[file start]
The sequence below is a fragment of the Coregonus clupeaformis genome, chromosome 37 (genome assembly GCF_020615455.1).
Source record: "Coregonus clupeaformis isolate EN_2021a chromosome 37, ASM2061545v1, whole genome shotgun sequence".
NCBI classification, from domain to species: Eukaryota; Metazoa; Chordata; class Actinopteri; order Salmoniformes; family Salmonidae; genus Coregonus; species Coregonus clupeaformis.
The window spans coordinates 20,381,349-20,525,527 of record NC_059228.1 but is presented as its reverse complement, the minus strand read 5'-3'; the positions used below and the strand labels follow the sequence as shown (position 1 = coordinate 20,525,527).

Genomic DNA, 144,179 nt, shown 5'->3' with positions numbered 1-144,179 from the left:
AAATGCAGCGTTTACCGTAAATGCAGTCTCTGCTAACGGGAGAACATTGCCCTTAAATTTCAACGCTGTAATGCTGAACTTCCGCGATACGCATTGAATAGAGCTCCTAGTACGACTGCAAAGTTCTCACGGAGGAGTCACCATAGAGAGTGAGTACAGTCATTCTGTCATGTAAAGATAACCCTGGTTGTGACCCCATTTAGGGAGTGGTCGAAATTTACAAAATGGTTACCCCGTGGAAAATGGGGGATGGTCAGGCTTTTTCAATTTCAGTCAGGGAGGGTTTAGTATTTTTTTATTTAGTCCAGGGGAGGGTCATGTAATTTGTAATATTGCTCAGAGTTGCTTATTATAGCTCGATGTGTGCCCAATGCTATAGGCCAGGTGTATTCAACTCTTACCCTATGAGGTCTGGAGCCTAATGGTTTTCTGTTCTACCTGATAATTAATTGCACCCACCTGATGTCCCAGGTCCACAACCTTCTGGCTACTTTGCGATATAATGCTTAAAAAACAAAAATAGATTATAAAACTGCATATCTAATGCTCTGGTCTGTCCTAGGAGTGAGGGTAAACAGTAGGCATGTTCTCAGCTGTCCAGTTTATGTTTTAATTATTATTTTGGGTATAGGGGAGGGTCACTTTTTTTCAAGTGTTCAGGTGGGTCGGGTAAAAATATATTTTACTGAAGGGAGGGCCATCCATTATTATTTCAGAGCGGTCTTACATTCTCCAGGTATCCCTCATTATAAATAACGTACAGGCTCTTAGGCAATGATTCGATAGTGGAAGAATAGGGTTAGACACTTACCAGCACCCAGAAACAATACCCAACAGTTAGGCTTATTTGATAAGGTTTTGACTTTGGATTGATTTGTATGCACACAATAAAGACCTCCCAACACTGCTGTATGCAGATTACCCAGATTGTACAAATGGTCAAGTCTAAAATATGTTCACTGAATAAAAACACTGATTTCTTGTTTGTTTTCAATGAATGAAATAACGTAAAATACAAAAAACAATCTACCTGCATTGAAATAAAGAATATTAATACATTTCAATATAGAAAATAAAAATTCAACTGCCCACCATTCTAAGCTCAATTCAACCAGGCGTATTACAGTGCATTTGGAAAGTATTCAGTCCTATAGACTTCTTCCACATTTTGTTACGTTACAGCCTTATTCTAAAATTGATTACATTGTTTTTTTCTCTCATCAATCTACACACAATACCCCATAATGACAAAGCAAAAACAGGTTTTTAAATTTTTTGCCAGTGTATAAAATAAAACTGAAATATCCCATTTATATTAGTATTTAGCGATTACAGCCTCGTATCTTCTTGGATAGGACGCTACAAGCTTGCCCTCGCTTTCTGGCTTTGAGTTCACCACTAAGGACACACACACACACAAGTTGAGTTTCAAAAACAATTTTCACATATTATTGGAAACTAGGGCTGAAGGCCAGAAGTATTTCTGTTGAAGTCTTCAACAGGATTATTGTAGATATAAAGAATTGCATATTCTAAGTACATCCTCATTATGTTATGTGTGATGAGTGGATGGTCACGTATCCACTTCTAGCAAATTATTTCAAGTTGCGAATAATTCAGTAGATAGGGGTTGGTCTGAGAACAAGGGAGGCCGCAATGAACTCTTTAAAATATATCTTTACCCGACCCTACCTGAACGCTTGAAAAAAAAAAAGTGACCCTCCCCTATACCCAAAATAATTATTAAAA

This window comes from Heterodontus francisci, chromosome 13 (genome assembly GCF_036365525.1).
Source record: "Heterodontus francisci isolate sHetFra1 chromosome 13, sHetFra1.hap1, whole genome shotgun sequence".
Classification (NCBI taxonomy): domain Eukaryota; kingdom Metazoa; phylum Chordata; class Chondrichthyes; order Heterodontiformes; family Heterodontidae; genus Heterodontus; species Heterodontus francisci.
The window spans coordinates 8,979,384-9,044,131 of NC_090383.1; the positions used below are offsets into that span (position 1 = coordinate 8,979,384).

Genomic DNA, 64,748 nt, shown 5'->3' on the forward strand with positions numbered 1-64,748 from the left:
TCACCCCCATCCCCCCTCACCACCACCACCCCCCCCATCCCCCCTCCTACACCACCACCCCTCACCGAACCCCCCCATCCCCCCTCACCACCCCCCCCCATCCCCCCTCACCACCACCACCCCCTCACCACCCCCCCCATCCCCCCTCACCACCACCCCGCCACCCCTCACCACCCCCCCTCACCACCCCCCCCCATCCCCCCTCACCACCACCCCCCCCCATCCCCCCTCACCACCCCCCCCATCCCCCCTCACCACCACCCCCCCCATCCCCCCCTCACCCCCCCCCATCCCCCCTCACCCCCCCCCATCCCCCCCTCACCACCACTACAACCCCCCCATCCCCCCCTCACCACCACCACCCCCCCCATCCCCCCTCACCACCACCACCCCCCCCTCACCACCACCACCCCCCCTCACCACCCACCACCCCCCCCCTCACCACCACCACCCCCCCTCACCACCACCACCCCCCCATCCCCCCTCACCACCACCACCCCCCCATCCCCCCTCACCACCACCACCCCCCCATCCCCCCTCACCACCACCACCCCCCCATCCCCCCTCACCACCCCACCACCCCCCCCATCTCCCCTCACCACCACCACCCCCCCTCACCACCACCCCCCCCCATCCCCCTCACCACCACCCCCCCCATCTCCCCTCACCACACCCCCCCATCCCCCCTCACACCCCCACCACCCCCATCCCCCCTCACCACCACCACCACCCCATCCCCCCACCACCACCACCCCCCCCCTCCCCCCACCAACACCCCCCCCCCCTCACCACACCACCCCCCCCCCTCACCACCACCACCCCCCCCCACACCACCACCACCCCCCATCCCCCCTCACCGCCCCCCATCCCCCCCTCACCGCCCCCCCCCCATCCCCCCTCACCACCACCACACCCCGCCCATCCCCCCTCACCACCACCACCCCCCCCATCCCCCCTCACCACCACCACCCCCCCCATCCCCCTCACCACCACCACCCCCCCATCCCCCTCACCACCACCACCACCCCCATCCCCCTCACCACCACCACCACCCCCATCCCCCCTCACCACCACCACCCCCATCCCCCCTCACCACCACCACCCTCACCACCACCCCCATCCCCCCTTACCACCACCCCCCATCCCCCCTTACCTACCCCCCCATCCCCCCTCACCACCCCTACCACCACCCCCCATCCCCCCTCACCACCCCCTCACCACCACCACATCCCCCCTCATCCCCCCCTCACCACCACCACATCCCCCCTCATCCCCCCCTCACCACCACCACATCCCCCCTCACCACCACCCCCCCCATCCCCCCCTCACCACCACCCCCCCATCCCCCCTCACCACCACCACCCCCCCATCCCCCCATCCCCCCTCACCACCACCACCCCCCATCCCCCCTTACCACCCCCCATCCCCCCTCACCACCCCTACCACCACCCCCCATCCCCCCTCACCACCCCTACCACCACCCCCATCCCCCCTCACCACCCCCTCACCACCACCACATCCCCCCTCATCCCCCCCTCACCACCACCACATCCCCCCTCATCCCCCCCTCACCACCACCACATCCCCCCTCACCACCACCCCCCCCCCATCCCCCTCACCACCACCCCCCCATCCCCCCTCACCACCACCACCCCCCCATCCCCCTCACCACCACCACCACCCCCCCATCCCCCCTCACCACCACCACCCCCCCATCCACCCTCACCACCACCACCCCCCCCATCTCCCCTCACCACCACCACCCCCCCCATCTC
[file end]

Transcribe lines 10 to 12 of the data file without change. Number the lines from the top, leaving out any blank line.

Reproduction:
The window spans coordinates 8,979,384-9,044,131 of NC_090383.1; the positions used below are offsets into that span (position 1 = coordinate 8,979,384).

Genomic DNA, 64,748 nt, shown 5'->3' on the forward strand with positions numbered 1-64,748 from the left:
TCACCCCCATCCCCCCTCACCACCACCACCCCCCCCATCCCCCCTCCTACACCACCACCCCTCACCGAACCCCCCCATCCCCCCTCACCACCCCCCCCCATCCCCCCTCACCACCACCACCCCCTCACCACCCCCCCCATCCCCCCTCACCACCACCCCGCCACCCCTCACCACCCCCCCTCACCACCCCCCCCCATCCCCCCTCACCACCACCCCCCCCCATCCCCCCTCACCACCCCCCCCATCCCCCCTCACCACCACCCCCCCCATCCCCCCCTCACCCCCCCCCATCCCCCCTCACCCCCCCCCATCCCCCCCTCACCACCACTACAACCCCCCCATCCCCCCCTCACCACCACCACCCCCCCCATCCCCCCTCACCACCACCACCCCCCCCTCACCACCACCACCCCCCCTCACCACCCACCACCCCCCCCCTCACCACCACCACCCCCCCTCACCACCACCACCCCCCCATCCCCCCTCACCACCACCACCCCCCCATCCCCCCTCACCACCACCACCCCCCCATCCCCCCTCACCACCACCACCCCCCCATCCCCCCTCACCACCCCACCACCCCCCCCATCTCCCCTCACCACCACCACCCCCCCTCACCACCACCCCCCCCCATCCCCCTCACCACCACCCCCCCCATCTCCCCTCACCACACCCCCCCATCCCCCCTCACACCCCCACCACCCCCATCCCCCCTCACCACCACCACCACCCCATCCCCCCACCACCACCACCCCCCCCCTCCCCCCACCAACACCCCCCCCCCCTCACCACACCACCCCCCCCCCTCACCACCACCACCCCCCCCCACACCACCACCACCCCCCATCCCCCCTCACCGCCCCCCATCCCCCCCTCACCGCCCCCCCCCCATCCCCCCTCACCACCACCACACCCCGCCCATCCCCCCTCACCACCACCACCCCCCCCATCCCCCCTCACCACCACCACCCCCCCCATCCCCCTCACCACCACCACCCCCCCATCCCCCTCACCACCACCACCACCCCCATCCCCCTCACCACCACCACCACCCCCATCCCCCCTCACCACCACCACCCCCATCCCCCCTCACCACCACCACCCTCACCACCACCCCCATCCCCCCTTACCACCACCCCCCATCCCCCCTTACCTACCCCCCCATCCCCCCTCACCACCCCTACCACCACCCCCCATCCCCCCTCACCACCCCCTCACCACCACCACATCCCCCCTCATCCCCCCCTCACCACCACCACATCCCCCCTCATCCCCCCCTCACCACCACCACATCCCCCCTCACCACCACCCCCCCCATCCCCCCCTCACCACCACCCCCCCATCCCCCCTCACCACCACCACCCCCCCATCCCCCCATCCCCCCTCACCACCACCACCCCCCATCCCCCCTTACCACCCCCCATCCCCCCTCACCACCCCTACCACCACCCCCCATCCCCCCTCACCACCCCTACCACCACCCCCATCCCCCCTCACCACCCCCTCACCACCACCACATCCCCCCTCATCCCCCCCTCACCACCACCACATCCCCCCTCATCCCCCCCTCACCACCACCACATCCCCCCTCACCACCACCCCCCCCCCATCCCCCTCACCACCACCCCCCCATCCCCCCTCACCACCACCACCCCCCCATCCCCCTCACCACCACCACCACCCCCCCATCCCCCCTCACCACCACCACCCCCCCATCCACCCTCACCACCACCACCCCCCCCATCTCCCCTCACCACCACCACCCCCCCCATCTC